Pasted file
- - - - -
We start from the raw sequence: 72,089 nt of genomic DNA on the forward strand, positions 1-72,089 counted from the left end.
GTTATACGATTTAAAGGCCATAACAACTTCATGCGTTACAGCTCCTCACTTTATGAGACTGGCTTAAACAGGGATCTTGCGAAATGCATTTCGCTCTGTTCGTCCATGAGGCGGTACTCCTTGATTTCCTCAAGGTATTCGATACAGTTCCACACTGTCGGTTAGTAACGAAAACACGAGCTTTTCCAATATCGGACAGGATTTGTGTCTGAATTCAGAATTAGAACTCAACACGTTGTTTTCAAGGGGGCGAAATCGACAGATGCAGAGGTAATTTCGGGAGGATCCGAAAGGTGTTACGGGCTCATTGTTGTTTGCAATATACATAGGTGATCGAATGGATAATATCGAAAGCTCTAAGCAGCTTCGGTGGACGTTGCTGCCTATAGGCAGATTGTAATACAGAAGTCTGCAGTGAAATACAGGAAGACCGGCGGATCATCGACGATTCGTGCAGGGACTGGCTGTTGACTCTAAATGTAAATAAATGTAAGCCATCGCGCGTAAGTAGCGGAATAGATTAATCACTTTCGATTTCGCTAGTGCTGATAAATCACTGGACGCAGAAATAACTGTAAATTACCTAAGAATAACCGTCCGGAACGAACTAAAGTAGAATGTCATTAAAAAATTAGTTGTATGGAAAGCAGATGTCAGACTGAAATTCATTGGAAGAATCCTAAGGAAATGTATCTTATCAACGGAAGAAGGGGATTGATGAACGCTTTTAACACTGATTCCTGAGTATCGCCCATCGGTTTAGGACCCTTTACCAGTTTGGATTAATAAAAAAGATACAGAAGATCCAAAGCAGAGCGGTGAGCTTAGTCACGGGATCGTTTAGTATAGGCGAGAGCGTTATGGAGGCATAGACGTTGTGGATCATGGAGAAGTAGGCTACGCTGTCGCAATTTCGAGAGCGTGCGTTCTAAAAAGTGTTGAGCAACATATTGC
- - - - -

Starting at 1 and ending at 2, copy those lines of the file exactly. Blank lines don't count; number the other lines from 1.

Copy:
We start from the raw sequence: 72,089 nt of genomic DNA on the forward strand, positions 1-72,089 counted from the left end.
GTTATACGATTTAAAGGCCATAACAACTTCATGCGTTACAGCTCCTCACTTTATGAGACTGGCTTAAACAGGGATCTTGCGAAATGCATTTCGCTCTGTTCGTCCATGAGGCGGTACTCCTTGATTTCCTCAAGGTATTCGATACAGTTCCACACTGTCGGTTAGTAACGAAAACACGAGCTTTTCCAATATCGGACAGGATTTGTGTCTGAATTCAGAATTAGAACTCAACACGTTGTTTTCAAGGGGGCGAAATCGACAGATGCAGAGGTAATTTCGGGAGGATCCGAAAGGTGTTACGGGCTCATTGTTGTTTGCAATATACATAGGTGATCGAATGGATAATATCGAAAGCTCTAAGCAGCTTCGGTGGACGTTGCTGCCTATAGGCAGATTGTAATACAGAAGTCTGCAGTGAAATACAGGAAGACCGGCGGATCATCGACGATTCGTGCAGGGACTGGCTGTTGACTCTAAATGTAAATAAATGTAAGCCATCGCGCGTAAGTAGCGGAATAGATTAATCACTTTCGATTTCGCTAGTGCTGATAAATCACTGGACGCAGAAATAACTGTAAATTACCTAAGAATAACCGTCCGGAACGAACTAAAGTAGAATGTCATTAAAAAATTAGTTGTATGGAAAGCAGATGTCAGACTGAAATTCATTGGAAGAATCCTAAGGAAATGTATCTTATCAACGGAAGAAGGGGATTGATGAACGCTTTTAACACTGATTCCTGAGTATCGCCCATCGGTTTAGGACCCTTTACCAGTTTGGATTAATAAAAAAGATACAGAAGATCCAAAGCAGAGCGGTGAGCTTAGTCACGGGATCGTTTAGTATAGGCGAGAGCGTTATGGAGGCATAGACGTTGTGGATCATGGAGAAGTAGGCTACGCTGTCGCAATTTCGAGAGCGTGCGTTCTAAAAAGTGTTGAGCAACATATTGC